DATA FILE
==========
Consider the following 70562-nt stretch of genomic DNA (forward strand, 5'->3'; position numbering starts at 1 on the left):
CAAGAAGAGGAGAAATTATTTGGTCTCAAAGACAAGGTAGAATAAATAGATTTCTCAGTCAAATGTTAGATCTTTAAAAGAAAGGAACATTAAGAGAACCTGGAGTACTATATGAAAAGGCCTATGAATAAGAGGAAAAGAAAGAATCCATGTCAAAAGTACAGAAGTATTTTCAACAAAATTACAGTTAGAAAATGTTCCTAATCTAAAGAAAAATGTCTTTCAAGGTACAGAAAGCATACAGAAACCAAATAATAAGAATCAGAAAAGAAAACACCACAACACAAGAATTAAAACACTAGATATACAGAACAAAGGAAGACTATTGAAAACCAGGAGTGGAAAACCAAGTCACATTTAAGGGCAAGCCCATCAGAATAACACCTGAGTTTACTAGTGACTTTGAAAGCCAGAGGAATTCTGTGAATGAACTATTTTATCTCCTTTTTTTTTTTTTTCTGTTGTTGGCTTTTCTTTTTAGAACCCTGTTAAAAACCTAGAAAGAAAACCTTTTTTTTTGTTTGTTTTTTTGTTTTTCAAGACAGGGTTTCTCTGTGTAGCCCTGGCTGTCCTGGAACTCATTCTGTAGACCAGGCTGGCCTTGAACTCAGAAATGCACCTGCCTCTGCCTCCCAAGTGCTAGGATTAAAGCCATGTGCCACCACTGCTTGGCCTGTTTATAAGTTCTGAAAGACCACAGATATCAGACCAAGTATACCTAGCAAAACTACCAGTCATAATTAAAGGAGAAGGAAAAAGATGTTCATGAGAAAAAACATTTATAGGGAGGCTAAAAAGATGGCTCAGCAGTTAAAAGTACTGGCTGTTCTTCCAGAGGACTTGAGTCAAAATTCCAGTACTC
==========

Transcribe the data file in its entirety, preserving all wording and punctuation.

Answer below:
Consider the following 70562-nt stretch of genomic DNA (forward strand, 5'->3'; position numbering starts at 1 on the left):
CAAGAAGAGGAGAAATTATTTGGTCTCAAAGACAAGGTAGAATAAATAGATTTCTCAGTCAAATGTTAGATCTTTAAAAGAAAGGAACATTAAGAGAACCTGGAGTACTATATGAAAAGGCCTATGAATAAGAGGAAAAGAAAGAATCCATGTCAAAAGTACAGAAGTATTTTCAACAAAATTACAGTTAGAAAATGTTCCTAATCTAAAGAAAAATGTCTTTCAAGGTACAGAAAGCATACAGAAACCAAATAATAAGAATCAGAAAAGAAAACACCACAACACAAGAATTAAAACACTAGATATACAGAACAAAGGAAGACTATTGAAAACCAGGAGTGGAAAACCAAGTCACATTTAAGGGCAAGCCCATCAGAATAACACCTGAGTTTACTAGTGACTTTGAAAGCCAGAGGAATTCTGTGAATGAACTATTTTATCTCCTTTTTTTTTTTTTTCTGTTGTTGGCTTTTCTTTTTAGAACCCTGTTAAAAACCTAGAAAGAAAACCTTTTTTTTTGTTTGTTTTTTTGTTTTTCAAGACAGGGTTTCTCTGTGTAGCCCTGGCTGTCCTGGAACTCATTCTGTAGACCAGGCTGGCCTTGAACTCAGAAATGCACCTGCCTCTGCCTCCCAAGTGCTAGGATTAAAGCCATGTGCCACCACTGCTTGGCCTGTTTATAAGTTCTGAAAGACCACAGATATCAGACCAAGTATACCTAGCAAAACTACCAGTCATAATTAAAGGAGAAGGAAAAAGATGTTCATGAGAAAAAACATTTATAGGGAGGCTAAAAAGATGGCTCAGCAGTTAAAAGTACTGGCTGTTCTTCCAGAGGACTTGAGTCAAAATTCCAGTACTC